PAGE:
Licensing journalists is a dangerous trendBy: Jason Stverak, Washington Examiner
Jun. 13, 2010
Progress: "Artist" Who Breastfed Dog, Fertilized Her Own Egg With Dog Cell Wins Prestigious Prize
U. Of Penn Teaching Aide: I "Always" Call On Black Female Students First, White Men Last
Father Of Soldier Slain In Niger Says Pres. Trump Was 'Real Cordial' In Condolence Call
George Lopez 'Booed Off Stage' At Gala Over Anti-Trump Jokes, Blames 'White Privilege'
Transgender Man Accused Of Raping 10-Yr-Old Girl In Bathroom
On May 11th, Michigan State Senator Bruce Patterson introduced legislation to license reporters to ensure they’re credible and vet them for “good moral character.”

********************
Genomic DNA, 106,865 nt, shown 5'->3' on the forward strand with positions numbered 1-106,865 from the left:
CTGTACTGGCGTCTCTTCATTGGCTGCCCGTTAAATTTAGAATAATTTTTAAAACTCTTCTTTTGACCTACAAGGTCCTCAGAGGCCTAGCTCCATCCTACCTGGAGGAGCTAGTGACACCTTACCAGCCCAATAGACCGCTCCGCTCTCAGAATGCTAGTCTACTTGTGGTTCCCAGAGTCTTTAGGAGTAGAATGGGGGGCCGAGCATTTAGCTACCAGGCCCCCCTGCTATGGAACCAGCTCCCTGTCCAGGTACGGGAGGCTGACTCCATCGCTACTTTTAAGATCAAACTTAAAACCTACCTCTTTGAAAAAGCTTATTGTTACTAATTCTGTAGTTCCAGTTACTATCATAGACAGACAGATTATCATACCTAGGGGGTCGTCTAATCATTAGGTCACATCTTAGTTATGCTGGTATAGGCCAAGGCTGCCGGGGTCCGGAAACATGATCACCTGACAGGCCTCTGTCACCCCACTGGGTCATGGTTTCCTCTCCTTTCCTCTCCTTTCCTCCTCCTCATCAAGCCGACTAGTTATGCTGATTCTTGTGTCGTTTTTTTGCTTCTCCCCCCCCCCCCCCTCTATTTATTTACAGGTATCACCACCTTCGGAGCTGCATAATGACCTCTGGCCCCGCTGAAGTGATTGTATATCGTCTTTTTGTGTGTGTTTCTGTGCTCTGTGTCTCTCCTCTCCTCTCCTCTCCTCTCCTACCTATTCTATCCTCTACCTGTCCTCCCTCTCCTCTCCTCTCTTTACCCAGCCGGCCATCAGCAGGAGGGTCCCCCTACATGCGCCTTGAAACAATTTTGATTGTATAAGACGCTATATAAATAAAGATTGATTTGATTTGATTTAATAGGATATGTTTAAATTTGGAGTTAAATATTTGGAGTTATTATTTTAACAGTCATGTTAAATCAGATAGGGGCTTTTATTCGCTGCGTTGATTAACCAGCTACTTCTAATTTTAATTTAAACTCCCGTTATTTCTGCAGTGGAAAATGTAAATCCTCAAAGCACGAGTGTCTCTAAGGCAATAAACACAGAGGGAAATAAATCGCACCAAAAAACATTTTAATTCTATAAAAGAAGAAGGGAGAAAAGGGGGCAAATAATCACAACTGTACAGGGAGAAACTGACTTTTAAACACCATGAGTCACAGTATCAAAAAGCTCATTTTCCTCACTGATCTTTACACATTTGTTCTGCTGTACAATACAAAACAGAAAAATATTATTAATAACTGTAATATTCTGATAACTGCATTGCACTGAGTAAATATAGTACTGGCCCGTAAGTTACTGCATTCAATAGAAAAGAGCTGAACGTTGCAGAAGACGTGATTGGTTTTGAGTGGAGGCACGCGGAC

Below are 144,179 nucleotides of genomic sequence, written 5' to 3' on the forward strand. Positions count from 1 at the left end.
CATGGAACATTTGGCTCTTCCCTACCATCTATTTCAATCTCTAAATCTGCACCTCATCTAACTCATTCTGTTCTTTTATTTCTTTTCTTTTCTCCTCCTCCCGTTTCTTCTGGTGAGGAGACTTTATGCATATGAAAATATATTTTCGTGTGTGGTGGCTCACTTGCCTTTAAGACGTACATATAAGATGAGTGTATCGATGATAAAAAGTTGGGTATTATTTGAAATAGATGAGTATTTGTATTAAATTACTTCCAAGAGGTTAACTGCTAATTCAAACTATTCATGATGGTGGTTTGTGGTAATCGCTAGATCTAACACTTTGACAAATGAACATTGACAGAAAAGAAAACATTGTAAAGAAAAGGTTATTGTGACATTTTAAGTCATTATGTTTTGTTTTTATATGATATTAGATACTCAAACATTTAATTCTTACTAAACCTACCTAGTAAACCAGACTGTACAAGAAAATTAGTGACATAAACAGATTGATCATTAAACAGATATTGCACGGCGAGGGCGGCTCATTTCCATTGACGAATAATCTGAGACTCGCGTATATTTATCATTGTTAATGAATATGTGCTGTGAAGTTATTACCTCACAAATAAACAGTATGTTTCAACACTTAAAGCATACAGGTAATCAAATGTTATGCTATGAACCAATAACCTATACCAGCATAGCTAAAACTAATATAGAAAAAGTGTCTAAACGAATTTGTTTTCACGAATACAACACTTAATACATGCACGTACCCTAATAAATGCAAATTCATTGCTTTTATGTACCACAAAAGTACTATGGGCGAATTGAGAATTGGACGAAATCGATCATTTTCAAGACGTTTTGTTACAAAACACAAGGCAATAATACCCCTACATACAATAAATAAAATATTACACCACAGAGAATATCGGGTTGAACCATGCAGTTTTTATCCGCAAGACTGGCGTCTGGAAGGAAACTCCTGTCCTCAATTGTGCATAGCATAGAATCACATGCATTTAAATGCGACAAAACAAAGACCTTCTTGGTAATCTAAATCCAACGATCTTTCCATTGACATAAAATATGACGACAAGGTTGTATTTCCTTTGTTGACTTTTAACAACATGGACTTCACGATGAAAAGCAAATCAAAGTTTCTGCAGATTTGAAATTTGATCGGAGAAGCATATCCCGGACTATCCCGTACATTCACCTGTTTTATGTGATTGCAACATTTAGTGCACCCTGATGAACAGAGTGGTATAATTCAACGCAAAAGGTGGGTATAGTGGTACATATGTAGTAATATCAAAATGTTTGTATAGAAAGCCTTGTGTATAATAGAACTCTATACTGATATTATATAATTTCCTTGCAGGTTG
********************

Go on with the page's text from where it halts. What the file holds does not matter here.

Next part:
Patterson told Fox News that some reporters covering state politics don’t know what they’re talking about and they’re working for publications he’s never heard of, so he wants to install a process that’ll help him and the general public figure out which reporters to trust.
In his bill, reporters must provide the licensing board proof of:
· "Good moral character” and demonstrate they have industry “ethics standards acceptable to the board.”
· Possession of a degree in journalism or other degree substantially equivalent.
· Not less than 3 years experience as a reporter or any other relevant background information.
· Awards or recognition related to being a reporter.
· Three or more writing samples.
This legislation not only attempts to control the media but it is stepping on the constitutional protections afforded to the press. Although this legislation is voluntary, it represents a dangerous trend that could affect journalism employment, accreditation, and access to politicians. This legislation also reflects a failure to recognize the changing face of media.